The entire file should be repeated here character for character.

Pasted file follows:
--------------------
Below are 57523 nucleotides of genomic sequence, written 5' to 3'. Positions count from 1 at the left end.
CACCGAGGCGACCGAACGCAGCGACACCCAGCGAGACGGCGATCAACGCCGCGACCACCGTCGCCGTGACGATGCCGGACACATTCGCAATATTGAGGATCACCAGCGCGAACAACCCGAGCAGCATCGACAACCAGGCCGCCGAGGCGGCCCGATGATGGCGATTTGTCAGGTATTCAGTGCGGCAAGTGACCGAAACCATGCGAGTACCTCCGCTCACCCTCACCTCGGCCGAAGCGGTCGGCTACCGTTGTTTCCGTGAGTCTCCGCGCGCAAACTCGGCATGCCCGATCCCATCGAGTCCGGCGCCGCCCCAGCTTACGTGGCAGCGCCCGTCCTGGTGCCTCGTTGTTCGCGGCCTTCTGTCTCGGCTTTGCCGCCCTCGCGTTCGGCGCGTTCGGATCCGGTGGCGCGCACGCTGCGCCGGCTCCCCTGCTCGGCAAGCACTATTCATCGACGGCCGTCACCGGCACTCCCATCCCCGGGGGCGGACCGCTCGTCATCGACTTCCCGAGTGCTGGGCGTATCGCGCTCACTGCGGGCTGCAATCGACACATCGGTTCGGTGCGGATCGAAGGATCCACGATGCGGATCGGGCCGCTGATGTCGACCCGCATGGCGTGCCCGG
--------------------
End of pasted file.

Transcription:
Below are 57523 nucleotides of genomic sequence, written 5' to 3'. Positions count from 1 at the left end.
CACCGAGGCGACCGAACGCAGCGACACCCAGCGAGACGGCGATCAACGCCGCGACCACCGTCGCCGTGACGATGCCGGACACATTCGCAATATTGAGGATCACCAGCGCGAACAACCCGAGCAGCATCGACAACCAGGCCGCCGAGGCGGCCCGATGATGGCGATTTGTCAGGTATTCAGTGCGGCAAGTGACCGAAACCATGCGAGTACCTCCGCTCACCCTCACCTCGGCCGAAGCGGTCGGCTACCGTTGTTTCCGTGAGTCTCCGCGCGCAAACTCGGCATGCCCGATCCCATCGAGTCCGGCGCCGCCCCAGCTTACGTGGCAGCGCCCGTCCTGGTGCCTCGTTGTTCGCGGCCTTCTGTCTCGGCTTTGCCGCCCTCGCGTTCGGCGCGTTCGGATCCGGTGGCGCGCACGCTGCGCCGGCTCCCCTGCTCGGCAAGCACTATTCATCGACGGCCGTCACCGGCACTCCCATCCCCGGGGGCGGACCGCTCGTCATCGACTTCCCGAGTGCTGGGCGTATCGCGCTCACTGCGGGCTGCAATCGACACATCGGTTCGGTGCGGATCGAAGGATCCACGATGCGGATCGGGCCGCTGATGTCGACCCGCATGGCGTGCCCGG